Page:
diamond crystal then originate in an Mg-Ca carbonate?
Likewise the NR statements that "the term graphitized diamonds is
meaningless - just graphite would have done" and "metamorphism would
not turn diamonds to graphite" are not in accord with well
established science on UCD. I pointed that out by citing another
study of graphitized diamond previously. Korsakov is a second and
there are others.
The placer gold emplacement analogy is quite correct.
All I was referring to with this analogy is that if you find
diamonds, no matter how small or in whatever host rocks, that is of
prospecting interest because it causes you to generate a theory about
their origin. Some of the microdiamonds in Korsakov et al are as
small as 25 microns (25/1,000 mm). I expect there were much smaller
ones as well but they were to difficult to analyze. If however one
finds 1 micron diamonds that will still be of great prospecting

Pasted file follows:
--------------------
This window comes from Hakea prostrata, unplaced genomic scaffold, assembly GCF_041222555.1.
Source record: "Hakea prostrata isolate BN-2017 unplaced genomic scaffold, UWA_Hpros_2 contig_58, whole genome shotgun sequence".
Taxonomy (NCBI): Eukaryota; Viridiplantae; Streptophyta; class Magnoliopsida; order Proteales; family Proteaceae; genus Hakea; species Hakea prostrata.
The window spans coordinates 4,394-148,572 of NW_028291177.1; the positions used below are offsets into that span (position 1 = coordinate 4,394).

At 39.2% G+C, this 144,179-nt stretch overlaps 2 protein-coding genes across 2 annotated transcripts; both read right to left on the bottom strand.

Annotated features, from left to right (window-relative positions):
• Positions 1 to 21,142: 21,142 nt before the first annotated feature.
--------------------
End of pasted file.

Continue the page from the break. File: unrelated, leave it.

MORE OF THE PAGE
interest. When I prospect for gold, if I find 2x earth crust average
at 5 ppb I wonder if higher grade ore is nearby. But ANY finding of
diamond, no matter how small, is of interest.
Some of the largest Nambian diamond deposits are being mined at the
ocean shoreline, where dikes and pumping make access to the correct
layers available. However, these diamonds (some gem quality) were
not formed in the sedimentary environment. They have been weathered
and eroded from a metamorphic site upstream from the deposit.
I have never denied that where diamonds are found and where they are
formed are two different matters. Finding diamonds in some surprising